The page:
The Federal Council of Switzerland has proposed to completely privatise state-owned lender PostFinance, contrary to initial plans to divest a minority stake.

PostFinance, a part of the public Swiss Post group, has 2.7 million customers and CHF120bn ($135bn) in assets, making it the biggest bank in the country.

Despite having a banking licence, the subsidised bank cannot offer loans and mortgages on its own balance sheet.

The Swiss government wants the bank to grant loans and mortgages to customers.

Hence, to be able to lend PostFinance should be privatised and separated from the Swiss Post Group.

Three steps to privatisation

PostFinance’s privatisation requires lawmakers to make three changes to the Postal Services Organisation Act.

According to the current laws, Swiss Post should be a majority shareholder in PostFinance to authorise the state bank to grant loans and mortgages.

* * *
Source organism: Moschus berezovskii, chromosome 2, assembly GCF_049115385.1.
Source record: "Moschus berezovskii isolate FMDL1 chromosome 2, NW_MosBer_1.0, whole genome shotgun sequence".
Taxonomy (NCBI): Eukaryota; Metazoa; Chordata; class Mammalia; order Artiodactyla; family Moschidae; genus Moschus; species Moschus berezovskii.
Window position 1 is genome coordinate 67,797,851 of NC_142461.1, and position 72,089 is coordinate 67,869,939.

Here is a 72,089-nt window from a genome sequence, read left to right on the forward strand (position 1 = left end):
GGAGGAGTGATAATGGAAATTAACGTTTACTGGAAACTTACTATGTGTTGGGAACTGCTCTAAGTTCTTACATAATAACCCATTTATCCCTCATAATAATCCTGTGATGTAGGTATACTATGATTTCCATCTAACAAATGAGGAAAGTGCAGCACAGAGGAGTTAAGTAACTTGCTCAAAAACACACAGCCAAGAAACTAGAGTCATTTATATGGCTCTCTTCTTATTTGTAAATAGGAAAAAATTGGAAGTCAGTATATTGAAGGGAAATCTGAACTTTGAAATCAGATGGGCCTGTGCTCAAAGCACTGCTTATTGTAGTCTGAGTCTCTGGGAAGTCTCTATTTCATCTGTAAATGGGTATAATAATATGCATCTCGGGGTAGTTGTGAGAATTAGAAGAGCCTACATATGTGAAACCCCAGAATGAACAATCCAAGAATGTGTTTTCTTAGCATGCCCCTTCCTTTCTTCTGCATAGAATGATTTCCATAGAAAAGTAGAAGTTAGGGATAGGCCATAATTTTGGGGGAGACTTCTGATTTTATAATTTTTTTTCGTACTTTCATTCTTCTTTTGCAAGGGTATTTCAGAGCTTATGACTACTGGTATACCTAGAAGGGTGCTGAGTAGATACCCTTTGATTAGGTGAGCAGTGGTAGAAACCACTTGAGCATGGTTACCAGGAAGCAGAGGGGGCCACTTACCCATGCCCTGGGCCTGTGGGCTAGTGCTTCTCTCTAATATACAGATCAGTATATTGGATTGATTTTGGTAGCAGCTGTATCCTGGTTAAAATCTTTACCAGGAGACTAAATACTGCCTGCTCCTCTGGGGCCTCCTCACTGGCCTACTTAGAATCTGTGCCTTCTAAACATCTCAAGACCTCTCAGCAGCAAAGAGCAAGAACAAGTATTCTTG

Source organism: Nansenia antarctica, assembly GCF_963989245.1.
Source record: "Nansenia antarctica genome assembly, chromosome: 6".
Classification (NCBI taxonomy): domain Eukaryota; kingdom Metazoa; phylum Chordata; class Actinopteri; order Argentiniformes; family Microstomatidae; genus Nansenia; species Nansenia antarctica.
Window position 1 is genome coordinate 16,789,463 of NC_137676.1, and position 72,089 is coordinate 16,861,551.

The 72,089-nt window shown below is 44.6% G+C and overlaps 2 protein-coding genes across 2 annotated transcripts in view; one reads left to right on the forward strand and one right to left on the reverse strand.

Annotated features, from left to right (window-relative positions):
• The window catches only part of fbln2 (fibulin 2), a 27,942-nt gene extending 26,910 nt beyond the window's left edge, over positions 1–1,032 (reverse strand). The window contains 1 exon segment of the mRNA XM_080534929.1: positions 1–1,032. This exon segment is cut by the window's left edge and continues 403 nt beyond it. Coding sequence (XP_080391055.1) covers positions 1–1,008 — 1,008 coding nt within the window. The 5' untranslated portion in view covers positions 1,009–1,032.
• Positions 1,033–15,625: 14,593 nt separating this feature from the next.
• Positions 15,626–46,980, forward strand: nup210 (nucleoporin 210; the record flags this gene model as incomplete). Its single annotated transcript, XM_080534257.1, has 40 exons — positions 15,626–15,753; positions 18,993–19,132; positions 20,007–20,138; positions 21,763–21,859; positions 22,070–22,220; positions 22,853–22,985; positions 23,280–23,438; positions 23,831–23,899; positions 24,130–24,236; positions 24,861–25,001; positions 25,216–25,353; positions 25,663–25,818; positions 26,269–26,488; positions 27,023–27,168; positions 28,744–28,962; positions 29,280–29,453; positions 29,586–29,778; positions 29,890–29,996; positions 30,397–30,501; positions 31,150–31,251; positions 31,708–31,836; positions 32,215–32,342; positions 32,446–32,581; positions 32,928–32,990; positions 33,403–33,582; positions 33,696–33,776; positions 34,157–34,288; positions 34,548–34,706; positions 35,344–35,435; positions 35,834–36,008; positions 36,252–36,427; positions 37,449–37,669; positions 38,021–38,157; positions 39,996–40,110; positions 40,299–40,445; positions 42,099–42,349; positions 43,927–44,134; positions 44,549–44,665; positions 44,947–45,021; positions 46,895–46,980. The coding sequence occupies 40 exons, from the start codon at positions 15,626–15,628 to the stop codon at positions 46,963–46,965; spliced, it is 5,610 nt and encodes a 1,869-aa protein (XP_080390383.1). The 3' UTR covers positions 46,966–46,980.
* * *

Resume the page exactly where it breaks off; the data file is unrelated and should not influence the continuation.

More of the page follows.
This requirement must be removed from the Act, in addition to the provision that bans PostFinance to do so.

Second, PostFinance should be freed from the mandate to render “universal public services” as it is integrated into postal and payment services.

Lastly, a provision must be added to the Act, which will allow the state to support Swiss Post in implementing the “too big to fail” legislation.

This will require the bank to hold higher capital, which Swiss Post and PostFinance cannot provide due to their reduced earning power.

In a statement, the Federal Council said: “Due to their reduced earning power, Swiss Post and PostFinance cannot provide the additional capital required by the banking watchdog FINMA in full and in a timely manner from their own resources.

“Therefore, the state as the indirect owner is to provide an assurance that it will cover the remaining equity gap in the event of bankruptcy.

“This assurance should be limited in terms of time and amount and compensated at arm’s length conditions.”